Not content with merely injecting their molten brand of filth with more compositional variety, the band have also enlisted the help of some excellent guest vocalists. Aside from the ethereal presence of the aforementioned Julia Frau, Aborted legend Sven De Caluwé lends his haggard pipes to the abrasive stomp of ‘Hollow Words’ and bolsters the scowling mantra of ‘Fuck your hollow words!’ in a cathartic anthem brimming with spite. Elsewhere Trivium main man and Metal polymath Matt Heafy lays down some shrill commanding growls on one of the album’s grandest moments ‘All I’ve Lost’, which features widescreen symphonic parts that elevate the surprisingly vulnerable lyrics to biblical heights.

Despite staying within the confines of Brutal Death Metal, there are enough bells and whistles added to the band’s tried and tested sound to make for an engaging and varied listen from start to finish, with things going out on a melancholic yet malevolent high on the tortured melodicism of ‘Scratch The Vein’. The runtime absolutely flies by even if everything on here doesn’t hit the emotional highs of the gut-wrenching ‘Tides Of Glass’, which is possibly the most successful incarnation of Ingested’s current direction.

All in all, this is an immensely satisfying release that will please the Death Metal die-hards while adding new dimensions and a magnificently huge production job that will no doubt broaden the band’s appeal. Like I said the UK rules at Metal, and this is an example to shove down the stupid throat of anyone that says otherwise. Sorry to be needlessly aggressive but this album does that to me! 

‘All I’ve Lost’ Official Video

01. Ashes Lie Still
02. Shadows In Time
03. You’ll Never Learn
04. Tides of Glass
05. From Hollow Words
06. Sea of Stone
07. All I’ve Lost
08. With Broken Wings
09. Echoes of Hate
10. Scratch the Vein

Jason Evans – Vocals
Sean Hynes – Guitars, Backing Vocals
Lyn Jeffs – Drums


Disclaimer: This review is solely the property of Rory Bentley and Ever Metal. It is strictly forbidden to copy any part of this review, unless you have the strict permission of both parties. Failure to adhere to this will be treated as plagiarism and will be reported to the relevant authorities.

Obsidious – Iconic

Iconic Album Cover Art

Obsidious – Iconic
Season Of Mist
Release Date: 28/10/2022
Running Time: 53:16
Review by Rory Bentley

One of the many downsides of having a lot of guitarist friends is that they constantly confuse being able to play the shit out of one’s instrument with making good music that I’d actually want to listen to. I get told to check out new bands that wouldn’t know a chorus if it tea-bagged them while they were practicing their sweep picking. For this reason, I’m always wary of Tech-Metal bands. Some are great but most of them leave me utterly bemused in a flurry of songless audio pud-pulling. Obsidious call themselves ‘Modern Metal’ in their press notes but you’re not fooling anyone lads! Most of you were in Obscura, one of the shreddiest of the Tech-Death bands, and all your listed influences are Prog and Tech bands that have had 20 year plus careers! If half the bands in this scene were as creative with their music as these press notes are with the truth I wouldn’t have spent my whole Ever Metal tenure cherry-picking Hardcore releases from the review schedule.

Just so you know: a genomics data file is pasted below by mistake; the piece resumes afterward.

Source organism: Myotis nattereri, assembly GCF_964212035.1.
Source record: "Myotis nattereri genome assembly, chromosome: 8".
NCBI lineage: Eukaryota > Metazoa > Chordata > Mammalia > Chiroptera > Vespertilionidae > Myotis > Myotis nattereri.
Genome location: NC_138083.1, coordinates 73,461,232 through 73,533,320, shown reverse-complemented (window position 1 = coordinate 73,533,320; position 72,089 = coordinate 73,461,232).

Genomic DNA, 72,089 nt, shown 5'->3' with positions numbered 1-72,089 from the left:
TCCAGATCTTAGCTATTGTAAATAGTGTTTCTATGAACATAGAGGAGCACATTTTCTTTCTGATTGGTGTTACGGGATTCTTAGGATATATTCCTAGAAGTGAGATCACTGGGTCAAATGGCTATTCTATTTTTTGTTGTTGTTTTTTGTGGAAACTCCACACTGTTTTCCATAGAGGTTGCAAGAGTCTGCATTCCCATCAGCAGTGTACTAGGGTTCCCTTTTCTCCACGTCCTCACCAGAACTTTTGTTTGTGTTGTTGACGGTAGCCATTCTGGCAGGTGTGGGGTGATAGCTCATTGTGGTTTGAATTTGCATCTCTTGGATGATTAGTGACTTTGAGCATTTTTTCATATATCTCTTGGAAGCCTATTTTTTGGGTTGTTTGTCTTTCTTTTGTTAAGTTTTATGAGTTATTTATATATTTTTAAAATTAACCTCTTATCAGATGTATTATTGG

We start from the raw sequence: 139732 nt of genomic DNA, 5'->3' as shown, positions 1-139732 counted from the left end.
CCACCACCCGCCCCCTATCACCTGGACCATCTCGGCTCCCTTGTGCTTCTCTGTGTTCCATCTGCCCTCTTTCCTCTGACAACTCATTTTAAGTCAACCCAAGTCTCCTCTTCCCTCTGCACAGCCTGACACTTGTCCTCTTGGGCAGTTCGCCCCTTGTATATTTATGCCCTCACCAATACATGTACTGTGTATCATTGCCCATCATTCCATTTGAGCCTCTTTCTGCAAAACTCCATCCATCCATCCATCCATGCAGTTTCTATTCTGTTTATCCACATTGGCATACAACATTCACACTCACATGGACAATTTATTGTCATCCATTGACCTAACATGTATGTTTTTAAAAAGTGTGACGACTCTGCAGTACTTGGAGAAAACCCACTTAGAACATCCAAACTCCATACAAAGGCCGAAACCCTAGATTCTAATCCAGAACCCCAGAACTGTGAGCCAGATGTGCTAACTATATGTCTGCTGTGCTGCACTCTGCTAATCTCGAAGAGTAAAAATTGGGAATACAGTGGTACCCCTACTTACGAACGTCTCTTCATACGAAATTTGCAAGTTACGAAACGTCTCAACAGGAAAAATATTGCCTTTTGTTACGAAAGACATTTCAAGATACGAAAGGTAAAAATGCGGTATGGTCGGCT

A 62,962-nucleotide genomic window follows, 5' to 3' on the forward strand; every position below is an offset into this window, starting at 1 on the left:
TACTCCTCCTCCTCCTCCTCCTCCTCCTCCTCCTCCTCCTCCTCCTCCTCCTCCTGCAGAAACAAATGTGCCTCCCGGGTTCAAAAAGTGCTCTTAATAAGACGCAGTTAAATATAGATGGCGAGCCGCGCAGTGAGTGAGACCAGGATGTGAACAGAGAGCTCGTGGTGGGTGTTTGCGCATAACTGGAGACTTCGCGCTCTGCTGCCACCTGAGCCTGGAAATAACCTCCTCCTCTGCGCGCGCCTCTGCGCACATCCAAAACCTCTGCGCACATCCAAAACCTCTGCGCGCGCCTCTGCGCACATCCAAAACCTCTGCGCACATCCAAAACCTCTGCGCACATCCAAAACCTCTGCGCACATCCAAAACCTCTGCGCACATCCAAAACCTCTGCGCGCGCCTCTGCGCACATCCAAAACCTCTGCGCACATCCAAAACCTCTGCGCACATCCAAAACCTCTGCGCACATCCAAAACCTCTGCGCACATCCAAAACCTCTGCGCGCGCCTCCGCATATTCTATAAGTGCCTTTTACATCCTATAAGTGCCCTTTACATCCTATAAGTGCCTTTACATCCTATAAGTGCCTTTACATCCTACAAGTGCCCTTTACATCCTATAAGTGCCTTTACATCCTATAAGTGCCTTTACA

Thankfully as you can see from the rather positive score at the top of the page, this debut album has enough sizzle and song-writing nous to appeal to an audience far beyond people who are in a relationship with a metronome. For a first go-around, “Iconic” (ballsy name), does an impressive job of turning its Prog-Metal magpie act into a cohesive whole that avoids pretty much all the pitfalls of that Monuments album that I probably graded far too generously a few months ago. It’s surprisingly lean, sonically varied and hints at an exciting future.

Those familiar with the pedigree of the instrumental contingent of the band will be fully aware that they are as fundamentally sound as it gets and can perform the kind of skin and string acrobatics that would make Robert Fripp’s head spin, but it is the man on the mic that provides the final piece to this chaotic jigsaw. I don’t know where they got Javi Perera from (mainly because I got bored of reading the press notes) but he is like a Prog Metal chimera (the mythological hybrid animal not the noughties Metal band) traversing smooth Tesseract cleans, Symphony X operatics and gritty Devin Townsend bellows. He’s so good at the theatrical side of things that I caught myself in a reverie imagining Dream Theatre with a tolerable singer. A guy can dream right?

Not only is he adept  at the whole singing thing, but his distorted vocals are also excellent, possessing a guttural quality and robust thickness that would be more at home on a Morbid Angel or early Opeth record. The often characterless phoned-in approach to harsh vocals is one of my least favourite aspects of this genre; so to hear some growls that have a set of bollocks on them is a refreshing and welcome addition.

Of course neither the musical or vocal chops would amount to much if the songwriting wasn’t up to snuff. Thankfully Obsidious already seem to have a good grasp on this key area, for the most part knowing when to be judicious with editing. I’d still trim a few songs here and there but to produce a 53 minute album in this style without boring me is quite the feat. If you want to know if this album’s for you the opening track will tell you all you need to know.